What were the Earliest movies to have pre title beginnings?

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louie

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What were the Earliest movies to have pre title beginnings?

PostWed Jan 22, 2014 1:51 pm

also wonder why this is an absolute practice for every film to this day? when did they stop having the film title come right after the studio id?
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PMBen

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Re: What were the Earliest movies to have pre title beginnin

PostWed Jan 22, 2014 2:21 pm

I don't know but I hate it when they take a scene from the end of the 2nd act and glue it before the movie actually starts. The scene is taken out of context and that makes it intriguing, thus creating a strong beggining. On that level, it usually works.

But it has become sooo mechanical... almost every film does it, and although it may create curiosity and expectancy, it is sometimes completely pointless (i.e. it doesn't add anything to what the film finally tells).
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Re: What were the Earliest movies to have pre title beginnin

PostWed Jan 22, 2014 2:44 pm

louie wrote:also wonder why this is an absolute practice for every film to this day? when did they stop having the film title come right after the studio id?


Ah! Yes. You've touched on another of my bugbears!

Once, when you saw the MGM lion, the lady holding a torch, a man hitting a gong, searchlights or stars on top of a mountain - you knew that the main picture was starting. Also, the feature film was on the second part of the programme, after interval. Nowadays of course, there is no first part to a programme, only a continuous barrage of trailers and advertisments, so that if a film does not start off in the proper manner, you would think that it is just another advertisement.

So many times I have completely forgotten what has happened in the first ten minutes of a picture because my mind has wandered thinking it all to be just another advertisement.

Whilst we are on the subject of our pet hates with today's films - how about bringing back "The End" as the ONLY thing on screen when a picture finishes?

I must admit that I am not all that keen on the front end titles being displayed over the action at the start of a picture either. It's distracting. One is trying to work out what's going on at the beginning of a picture and having to read things whilst the brain is already engaged is taxing. :D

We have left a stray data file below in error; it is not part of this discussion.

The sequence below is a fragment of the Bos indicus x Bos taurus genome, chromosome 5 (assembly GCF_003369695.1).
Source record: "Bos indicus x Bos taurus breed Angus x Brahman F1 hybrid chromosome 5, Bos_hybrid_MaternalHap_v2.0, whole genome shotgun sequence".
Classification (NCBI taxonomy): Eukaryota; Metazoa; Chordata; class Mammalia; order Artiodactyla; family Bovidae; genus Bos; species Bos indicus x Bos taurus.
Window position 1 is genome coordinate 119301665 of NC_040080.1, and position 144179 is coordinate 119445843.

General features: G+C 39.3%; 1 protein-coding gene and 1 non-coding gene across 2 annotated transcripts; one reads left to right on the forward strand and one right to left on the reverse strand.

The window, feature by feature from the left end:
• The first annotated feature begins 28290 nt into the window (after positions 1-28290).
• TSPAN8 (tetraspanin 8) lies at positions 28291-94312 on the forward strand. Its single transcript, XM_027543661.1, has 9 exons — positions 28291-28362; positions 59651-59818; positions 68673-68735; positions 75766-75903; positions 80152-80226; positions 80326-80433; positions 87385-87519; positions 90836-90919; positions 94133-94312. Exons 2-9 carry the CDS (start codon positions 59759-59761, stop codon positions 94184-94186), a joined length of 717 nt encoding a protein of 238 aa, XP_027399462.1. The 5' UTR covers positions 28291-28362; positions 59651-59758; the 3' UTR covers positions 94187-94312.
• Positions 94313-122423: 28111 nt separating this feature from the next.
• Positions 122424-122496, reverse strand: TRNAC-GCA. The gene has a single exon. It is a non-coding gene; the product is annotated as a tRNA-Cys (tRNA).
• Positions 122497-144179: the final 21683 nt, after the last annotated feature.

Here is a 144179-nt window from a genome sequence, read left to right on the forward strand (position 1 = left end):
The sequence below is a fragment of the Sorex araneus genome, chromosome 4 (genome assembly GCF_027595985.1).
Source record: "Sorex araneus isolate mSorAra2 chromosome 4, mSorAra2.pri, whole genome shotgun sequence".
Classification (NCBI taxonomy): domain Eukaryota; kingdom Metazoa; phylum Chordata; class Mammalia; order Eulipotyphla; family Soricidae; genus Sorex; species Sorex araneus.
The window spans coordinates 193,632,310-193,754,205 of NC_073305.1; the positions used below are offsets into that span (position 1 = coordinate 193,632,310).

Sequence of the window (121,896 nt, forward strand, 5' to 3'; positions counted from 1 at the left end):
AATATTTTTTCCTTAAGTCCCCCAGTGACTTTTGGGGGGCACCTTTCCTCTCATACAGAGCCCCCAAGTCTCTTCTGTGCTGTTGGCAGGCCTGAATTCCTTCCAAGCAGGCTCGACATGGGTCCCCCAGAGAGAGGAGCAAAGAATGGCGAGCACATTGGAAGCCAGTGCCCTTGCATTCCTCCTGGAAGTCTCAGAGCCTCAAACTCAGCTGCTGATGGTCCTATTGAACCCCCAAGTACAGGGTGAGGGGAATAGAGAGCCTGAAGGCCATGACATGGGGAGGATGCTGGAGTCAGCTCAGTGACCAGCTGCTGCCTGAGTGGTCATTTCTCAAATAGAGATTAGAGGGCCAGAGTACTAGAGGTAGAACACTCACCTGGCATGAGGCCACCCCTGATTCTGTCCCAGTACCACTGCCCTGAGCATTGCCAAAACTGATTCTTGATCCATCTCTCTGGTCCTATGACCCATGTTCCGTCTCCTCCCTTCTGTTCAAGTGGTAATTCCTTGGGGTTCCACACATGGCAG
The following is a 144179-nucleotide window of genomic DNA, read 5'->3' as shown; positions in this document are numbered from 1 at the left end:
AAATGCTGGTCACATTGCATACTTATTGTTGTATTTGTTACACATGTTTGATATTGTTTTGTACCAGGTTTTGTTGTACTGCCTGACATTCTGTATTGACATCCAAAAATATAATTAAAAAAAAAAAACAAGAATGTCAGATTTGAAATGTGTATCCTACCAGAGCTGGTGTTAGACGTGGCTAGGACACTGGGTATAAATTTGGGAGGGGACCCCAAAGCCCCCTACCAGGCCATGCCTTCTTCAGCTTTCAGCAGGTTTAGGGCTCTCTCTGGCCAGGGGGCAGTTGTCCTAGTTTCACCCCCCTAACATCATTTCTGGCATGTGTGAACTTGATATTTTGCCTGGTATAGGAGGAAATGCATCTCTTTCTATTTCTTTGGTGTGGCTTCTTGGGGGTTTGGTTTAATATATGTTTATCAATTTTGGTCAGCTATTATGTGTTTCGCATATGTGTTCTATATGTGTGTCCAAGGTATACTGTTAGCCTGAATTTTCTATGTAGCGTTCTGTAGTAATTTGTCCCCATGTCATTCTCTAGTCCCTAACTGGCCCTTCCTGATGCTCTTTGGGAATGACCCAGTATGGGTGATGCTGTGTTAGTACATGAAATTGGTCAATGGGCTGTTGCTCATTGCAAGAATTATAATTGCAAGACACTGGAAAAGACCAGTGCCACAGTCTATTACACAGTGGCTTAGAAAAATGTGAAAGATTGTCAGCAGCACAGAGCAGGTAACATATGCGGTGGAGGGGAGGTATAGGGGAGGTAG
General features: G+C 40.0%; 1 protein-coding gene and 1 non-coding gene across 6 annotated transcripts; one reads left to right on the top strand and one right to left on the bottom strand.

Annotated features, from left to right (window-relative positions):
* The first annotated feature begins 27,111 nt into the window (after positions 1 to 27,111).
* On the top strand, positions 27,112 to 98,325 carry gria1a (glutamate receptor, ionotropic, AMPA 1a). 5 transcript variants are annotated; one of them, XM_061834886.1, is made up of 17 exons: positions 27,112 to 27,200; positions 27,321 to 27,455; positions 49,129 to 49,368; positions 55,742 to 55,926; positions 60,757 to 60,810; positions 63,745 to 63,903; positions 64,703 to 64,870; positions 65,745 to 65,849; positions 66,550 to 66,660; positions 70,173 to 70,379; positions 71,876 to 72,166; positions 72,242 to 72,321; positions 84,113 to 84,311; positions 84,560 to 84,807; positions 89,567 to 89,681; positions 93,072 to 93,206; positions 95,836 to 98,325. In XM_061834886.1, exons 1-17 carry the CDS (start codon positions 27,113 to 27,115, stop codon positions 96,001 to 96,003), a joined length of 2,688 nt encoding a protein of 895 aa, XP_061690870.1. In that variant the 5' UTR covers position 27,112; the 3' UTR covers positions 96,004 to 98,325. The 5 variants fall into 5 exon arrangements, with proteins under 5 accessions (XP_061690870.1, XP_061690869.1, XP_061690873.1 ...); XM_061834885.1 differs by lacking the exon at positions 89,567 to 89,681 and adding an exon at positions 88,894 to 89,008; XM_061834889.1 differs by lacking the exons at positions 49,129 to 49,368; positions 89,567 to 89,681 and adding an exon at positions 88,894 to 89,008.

Let's go back to the basics - studio logo, main title, list of players, producer and director - and then get on with it!

Perhaps we should organise a petition? :D
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Re: What were the Earliest movies to have pre title beginnin

PostWed Jan 22, 2014 2:53 pm

The very earliest Lasky Feature Film Company films contained short credit sequences, with the main stars of the film grouped together with their heads through a backdrop, with each identified by name.
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Re: What were the Earliest movies to have pre title beginnin

PostWed Jan 22, 2014 3:21 pm

For talkies, 1932's "The Match King," which not only has a pre-title sequence before the studio logo and credits but also has flash forward sequences just before the ending that are a marvel of editing. As is the pre-title sequence. In my opinion, "The Match King" is a demonstration of the incredible production speed and quality of pre-Code Warner Bros. under production chief Darryl Zanuck. The likes of which are never to be seen again. The lightning has left the bottle.

IMDb: "One of the earliest films to have a pre-credits sequence - seven years earlier than Of Mice and Men (1939), which is often cited as the first such."
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Re: What were the Earliest movies to have pre title beginnin

PostWed Jan 22, 2014 3:59 pm

you would think someone would put the title first just to be daring! it really does seem pointless most of the time. shouldn't there be a dramatic reason to do it? i am baffled by the practice. just like i am baffled by why they make it completely impossible to read a copyright date on the back of a dvd case.
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Bruce Long

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Re: What were the Earliest movies to have pre title beginnin

PostWed Jan 22, 2014 4:52 pm

The 1980 book Movie Facts and Feats: A Guinness Record Book says the 1939 Destry Rides Again was the first (but of course that book has a bunch of errors). It also says that [up to 1980] The Return of a Man Called Horse had the longest pre-title sequence; of course some current films never have any titles at all until the very end.
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Re: What were the Earliest movies to have pre title beginnin

PostWed Jan 22, 2014 9:08 pm